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Israel begins building anti-tunnel sensor network along Lebanon border

Israeli says work is 'not a wall' and a 'precautionary measure' aimed at detecting new tunnel building activity
The Israeli army begins the deployment of infrastructure for a ground 'defensive system' along the Israel-Lebanon border near Misgav Am (AFP)

Israel has started constructing an underground network of sensors designed to detect tunnel-building activities along the Lebanese border, an Israeli military spokesman said on Sunday.

"All the drilling is being done on the Israeli side of the blue line," Lieutenant-Colonel Jonathan Conricus said, referring to the border demarcation with Lebanon.

He said the drilling was being carried out at Misgav Am, an Israeli border community, and could take up to two months. 

The project comes one year after Israel announced it had found and destroyed all Hezbollah cross-border tunnels from Lebanon. 

Hezbollah, the Lebanese movement, was last engaged in a war with Israel in 2006 and the destruction of the tunnels last year did not trigger another confrontation. 

In January last year, in response to Israel's discovery of the tunnels, Hezbollah's leader said the movement had "for years" been able to enter Israel.

"The Israelis discovered a number of tunnels after many years, and it's not a surprise; the surprise is that these tunnels, they took some time to find," Hassan Nasrallah said in a rare interview on the Al-Mayadeen TV channel.

'Not a wall'

Conricus told reporters on Sunday that the planned Israeli network "was not a wall" but seismic and acoustic sensors buried in the ground.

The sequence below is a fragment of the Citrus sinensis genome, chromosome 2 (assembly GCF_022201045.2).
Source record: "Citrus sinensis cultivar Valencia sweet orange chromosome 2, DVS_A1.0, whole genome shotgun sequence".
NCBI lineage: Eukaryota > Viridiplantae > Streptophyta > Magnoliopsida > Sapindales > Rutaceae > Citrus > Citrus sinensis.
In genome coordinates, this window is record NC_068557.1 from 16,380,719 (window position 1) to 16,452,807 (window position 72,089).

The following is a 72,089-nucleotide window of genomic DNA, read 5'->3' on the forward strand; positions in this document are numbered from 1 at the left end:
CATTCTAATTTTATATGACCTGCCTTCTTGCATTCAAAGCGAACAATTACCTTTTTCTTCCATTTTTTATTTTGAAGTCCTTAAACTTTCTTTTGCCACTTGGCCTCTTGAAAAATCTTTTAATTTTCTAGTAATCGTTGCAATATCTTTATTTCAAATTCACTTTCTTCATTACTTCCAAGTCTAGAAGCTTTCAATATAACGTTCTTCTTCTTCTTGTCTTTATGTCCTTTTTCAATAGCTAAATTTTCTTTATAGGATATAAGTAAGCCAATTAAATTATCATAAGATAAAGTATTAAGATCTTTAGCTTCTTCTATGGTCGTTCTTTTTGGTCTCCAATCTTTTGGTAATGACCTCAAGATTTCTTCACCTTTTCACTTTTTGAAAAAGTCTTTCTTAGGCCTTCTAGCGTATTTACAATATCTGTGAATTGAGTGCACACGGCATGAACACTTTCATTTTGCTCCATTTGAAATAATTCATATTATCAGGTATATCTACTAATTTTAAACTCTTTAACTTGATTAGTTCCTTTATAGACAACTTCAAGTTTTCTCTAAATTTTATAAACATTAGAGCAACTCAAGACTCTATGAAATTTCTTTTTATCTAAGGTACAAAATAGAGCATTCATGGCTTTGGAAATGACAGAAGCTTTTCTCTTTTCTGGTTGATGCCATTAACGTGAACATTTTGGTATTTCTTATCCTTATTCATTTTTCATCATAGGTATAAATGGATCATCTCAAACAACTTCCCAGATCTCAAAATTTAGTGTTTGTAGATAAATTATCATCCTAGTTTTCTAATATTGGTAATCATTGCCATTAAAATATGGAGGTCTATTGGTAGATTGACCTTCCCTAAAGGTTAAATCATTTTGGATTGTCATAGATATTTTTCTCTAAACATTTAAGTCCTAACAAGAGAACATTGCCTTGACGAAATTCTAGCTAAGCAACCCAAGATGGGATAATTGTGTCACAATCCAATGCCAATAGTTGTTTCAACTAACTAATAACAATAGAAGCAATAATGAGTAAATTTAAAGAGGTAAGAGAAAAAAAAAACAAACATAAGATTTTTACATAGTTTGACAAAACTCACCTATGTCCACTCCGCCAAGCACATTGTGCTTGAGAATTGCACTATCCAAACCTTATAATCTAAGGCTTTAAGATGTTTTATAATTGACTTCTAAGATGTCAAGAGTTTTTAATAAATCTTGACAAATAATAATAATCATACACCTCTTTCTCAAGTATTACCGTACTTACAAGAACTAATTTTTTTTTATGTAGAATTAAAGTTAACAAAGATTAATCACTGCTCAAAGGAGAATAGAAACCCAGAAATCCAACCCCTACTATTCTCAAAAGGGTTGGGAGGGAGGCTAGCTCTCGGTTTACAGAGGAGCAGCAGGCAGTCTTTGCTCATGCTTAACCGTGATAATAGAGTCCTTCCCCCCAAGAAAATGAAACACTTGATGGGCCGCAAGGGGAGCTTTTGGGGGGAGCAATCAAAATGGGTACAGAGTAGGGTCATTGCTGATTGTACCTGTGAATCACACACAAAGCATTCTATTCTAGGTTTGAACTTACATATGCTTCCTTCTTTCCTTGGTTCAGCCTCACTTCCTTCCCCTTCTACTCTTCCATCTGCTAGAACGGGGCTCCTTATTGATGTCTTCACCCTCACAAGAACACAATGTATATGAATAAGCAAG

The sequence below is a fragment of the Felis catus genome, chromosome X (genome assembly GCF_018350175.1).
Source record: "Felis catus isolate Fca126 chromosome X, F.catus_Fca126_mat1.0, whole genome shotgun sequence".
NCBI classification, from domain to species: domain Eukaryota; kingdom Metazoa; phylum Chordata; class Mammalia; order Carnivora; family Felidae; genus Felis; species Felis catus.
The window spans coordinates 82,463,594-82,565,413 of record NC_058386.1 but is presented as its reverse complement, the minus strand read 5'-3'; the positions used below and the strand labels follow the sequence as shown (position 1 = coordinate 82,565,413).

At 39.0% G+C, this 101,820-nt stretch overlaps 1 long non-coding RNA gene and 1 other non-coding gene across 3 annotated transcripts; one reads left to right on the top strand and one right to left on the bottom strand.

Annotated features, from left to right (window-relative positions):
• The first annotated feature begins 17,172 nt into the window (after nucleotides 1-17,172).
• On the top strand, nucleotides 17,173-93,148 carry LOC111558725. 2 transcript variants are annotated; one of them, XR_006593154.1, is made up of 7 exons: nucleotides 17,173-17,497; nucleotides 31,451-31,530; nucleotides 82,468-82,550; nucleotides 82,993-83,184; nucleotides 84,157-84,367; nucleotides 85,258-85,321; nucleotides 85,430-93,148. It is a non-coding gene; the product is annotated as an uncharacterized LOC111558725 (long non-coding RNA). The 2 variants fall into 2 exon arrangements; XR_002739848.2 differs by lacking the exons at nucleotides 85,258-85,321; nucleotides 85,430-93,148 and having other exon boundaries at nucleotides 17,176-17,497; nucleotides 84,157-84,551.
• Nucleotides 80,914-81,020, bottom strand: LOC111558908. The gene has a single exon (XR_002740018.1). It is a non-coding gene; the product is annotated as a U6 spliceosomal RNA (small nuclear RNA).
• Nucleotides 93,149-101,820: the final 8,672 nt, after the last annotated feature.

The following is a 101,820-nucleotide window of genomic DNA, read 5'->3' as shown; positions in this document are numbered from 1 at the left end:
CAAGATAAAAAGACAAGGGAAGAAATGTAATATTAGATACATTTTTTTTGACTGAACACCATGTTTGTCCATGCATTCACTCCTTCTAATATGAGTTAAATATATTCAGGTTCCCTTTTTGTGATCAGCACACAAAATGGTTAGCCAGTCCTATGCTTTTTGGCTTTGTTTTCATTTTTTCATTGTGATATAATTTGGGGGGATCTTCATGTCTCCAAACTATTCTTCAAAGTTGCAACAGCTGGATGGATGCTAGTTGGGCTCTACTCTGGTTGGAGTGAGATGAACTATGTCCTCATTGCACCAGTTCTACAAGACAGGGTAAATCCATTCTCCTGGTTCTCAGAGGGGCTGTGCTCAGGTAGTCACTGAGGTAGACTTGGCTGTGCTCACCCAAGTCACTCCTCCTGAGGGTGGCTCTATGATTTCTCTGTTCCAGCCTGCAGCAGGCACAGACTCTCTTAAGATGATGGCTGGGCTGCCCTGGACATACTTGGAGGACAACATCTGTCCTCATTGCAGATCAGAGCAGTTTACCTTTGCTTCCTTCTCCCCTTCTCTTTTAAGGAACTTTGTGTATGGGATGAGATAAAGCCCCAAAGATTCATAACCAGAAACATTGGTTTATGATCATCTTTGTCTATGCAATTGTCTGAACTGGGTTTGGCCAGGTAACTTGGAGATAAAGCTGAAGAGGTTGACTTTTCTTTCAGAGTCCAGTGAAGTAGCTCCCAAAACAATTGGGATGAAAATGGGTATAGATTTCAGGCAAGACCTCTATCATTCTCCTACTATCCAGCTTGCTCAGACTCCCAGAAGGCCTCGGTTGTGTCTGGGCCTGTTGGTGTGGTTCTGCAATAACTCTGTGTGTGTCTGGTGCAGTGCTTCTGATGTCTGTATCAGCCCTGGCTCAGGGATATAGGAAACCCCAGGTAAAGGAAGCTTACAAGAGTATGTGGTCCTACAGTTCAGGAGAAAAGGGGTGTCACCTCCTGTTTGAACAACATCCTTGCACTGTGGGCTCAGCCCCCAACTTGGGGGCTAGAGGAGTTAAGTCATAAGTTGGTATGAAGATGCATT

He said that the sensor building activity was only “a precautionary measure” and that "our current assessment is that there are no cross-border attack tunnels".

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Israel’s vulnerability to tunnels was laid bare during its war with the Palestinian group Hamas in Gaza in 2014, when Palestinian fighters used dozens of secret passages dug from the besieged enclave into Israel to launch surprise attacks.

Israel had informed UN peacekeepers in south Lebanon about the work "to make sure everybody knows what we are doing and that we are operating on the Israeli side" of the border, Conricus said.

Cited by Israel's Haaretz newspaper, Israeli army spokesperson Brigadier General Hidai Zilberman also said Sunday’s announcement aimed to prevent Lebanese misunderstandings and to allay Israeli fears regarding the works. 

The drilling, he said, seeks to place sensors to detect seismic movements and sonic fluctuations linked to possible tunnel building. 

While Israel is currently building a barrier along the Gaza border with the declared aim of preventing the building of tunnels, the Lebanon border project will be more limited in scope and not involve the construction of walls, Haaretz said.

However, the newspaper, added that “defence walls will continue to go up along the Lebanese border, in areas seen as vulnerable to above-ground infiltrations”.